Credibility attacks are specific to the institutional and social context in which gaslighting occurs. Legal proceedings such as divorce and unemployment filing are affected by these attacks. The ability of victims to trust themselves is diminished by attacks on credibility. It is common for victims to feel that no one will believe them.
Gaslighting has the makings of a flash-in-the-pan term. Skeptics argue that the term lacks clarity and is used too much. In popular culture, gaslighting is used in fast and loose ways. Self-help culture can perpetuate messages that focus on individuals' actions and reinforce victim blaming. It can be conflated with simple lying or other forms of emotional abuse.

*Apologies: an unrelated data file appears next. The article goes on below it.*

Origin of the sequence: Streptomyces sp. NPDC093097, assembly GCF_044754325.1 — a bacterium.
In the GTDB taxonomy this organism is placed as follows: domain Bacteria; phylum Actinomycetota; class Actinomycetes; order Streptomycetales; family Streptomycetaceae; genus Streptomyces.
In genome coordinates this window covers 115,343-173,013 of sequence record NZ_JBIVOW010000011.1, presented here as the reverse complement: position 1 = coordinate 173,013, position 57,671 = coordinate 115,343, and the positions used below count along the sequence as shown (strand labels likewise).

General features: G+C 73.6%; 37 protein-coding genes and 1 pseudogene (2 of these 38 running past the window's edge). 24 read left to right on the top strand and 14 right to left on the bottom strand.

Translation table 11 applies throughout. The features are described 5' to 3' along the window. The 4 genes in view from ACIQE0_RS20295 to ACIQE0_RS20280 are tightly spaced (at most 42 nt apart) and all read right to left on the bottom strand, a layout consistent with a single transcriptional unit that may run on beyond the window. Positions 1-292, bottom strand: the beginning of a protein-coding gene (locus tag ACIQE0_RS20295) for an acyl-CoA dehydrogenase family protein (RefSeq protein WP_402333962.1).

I agree with a lot of the criticisms. I'm happy that we now have a way to discuss psychological abuse and its links to oppressive structures. Chandra, a 50-year-old Black woman, was given a container by learning the term gaslighting. She was able to regain her independence after leaving her ex- husband and working with counselors to identify her abusive behaviors. I think we have a net positive if Chandra is using gaslighting to make sense of what is happening. There is nothing precious about a made-up word from a movie, so why not use it to argue for more equal social relationships.
Gaslighting is a type of psychological abuse that preys on peoples' social vulnerabilities. The high rates of psychological abuse reported more generally suggest that researchers should pay more attention to gaslighting and its effects on victims' lives, whether or not physical violence is present. My research shows that the effects of gaslighting are worse for people who don't have social networks.